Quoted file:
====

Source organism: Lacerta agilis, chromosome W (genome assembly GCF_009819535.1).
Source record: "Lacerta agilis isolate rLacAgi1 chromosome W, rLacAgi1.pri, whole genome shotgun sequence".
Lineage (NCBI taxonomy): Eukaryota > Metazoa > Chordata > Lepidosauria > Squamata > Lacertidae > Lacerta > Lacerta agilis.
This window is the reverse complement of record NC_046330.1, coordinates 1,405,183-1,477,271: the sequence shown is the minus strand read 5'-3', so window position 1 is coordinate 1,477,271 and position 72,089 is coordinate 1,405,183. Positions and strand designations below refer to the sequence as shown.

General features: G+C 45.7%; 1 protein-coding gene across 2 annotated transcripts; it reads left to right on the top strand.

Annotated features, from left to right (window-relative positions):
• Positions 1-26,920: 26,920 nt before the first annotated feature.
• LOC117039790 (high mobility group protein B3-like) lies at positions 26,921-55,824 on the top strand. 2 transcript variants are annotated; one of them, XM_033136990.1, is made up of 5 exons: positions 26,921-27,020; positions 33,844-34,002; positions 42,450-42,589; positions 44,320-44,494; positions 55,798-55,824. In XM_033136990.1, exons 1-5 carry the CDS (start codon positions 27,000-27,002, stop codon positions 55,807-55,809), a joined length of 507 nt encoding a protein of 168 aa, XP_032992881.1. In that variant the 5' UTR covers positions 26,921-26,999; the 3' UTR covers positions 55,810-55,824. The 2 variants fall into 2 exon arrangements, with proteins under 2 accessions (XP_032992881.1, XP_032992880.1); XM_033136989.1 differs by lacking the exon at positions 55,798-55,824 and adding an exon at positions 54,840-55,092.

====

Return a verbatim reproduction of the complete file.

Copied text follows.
Source organism: Lacerta agilis, chromosome W (genome assembly GCF_009819535.1).
Source record: "Lacerta agilis isolate rLacAgi1 chromosome W, rLacAgi1.pri, whole genome shotgun sequence".
Lineage (NCBI taxonomy): Eukaryota > Metazoa > Chordata > Lepidosauria > Squamata > Lacertidae > Lacerta > Lacerta agilis.
This window is the reverse complement of record NC_046330.1, coordinates 1,405,183-1,477,271: the sequence shown is the minus strand read 5'-3', so window position 1 is coordinate 1,477,271 and position 72,089 is coordinate 1,405,183. Positions and strand designations below refer to the sequence as shown.

General features: G+C 45.7%; 1 protein-coding gene across 2 annotated transcripts; it reads left to right on the top strand.

Annotated features, from left to right (window-relative positions):
• Positions 1-26,920: 26,920 nt before the first annotated feature.
• LOC117039790 (high mobility group protein B3-like) lies at positions 26,921-55,824 on the top strand. 2 transcript variants are annotated; one of them, XM_033136990.1, is made up of 5 exons: positions 26,921-27,020; positions 33,844-34,002; positions 42,450-42,589; positions 44,320-44,494; positions 55,798-55,824. In XM_033136990.1, exons 1-5 carry the CDS (start codon positions 27,000-27,002, stop codon positions 55,807-55,809), a joined length of 507 nt encoding a protein of 168 aa, XP_032992881.1. In that variant the 5' UTR covers positions 26,921-26,999; the 3' UTR covers positions 55,810-55,824. The 2 variants fall into 2 exon arrangements, with proteins under 2 accessions (XP_032992881.1, XP_032992880.1); XM_033136989.1 differs by lacking the exon at positions 55,798-55,824 and adding an exon at positions 54,840-55,092.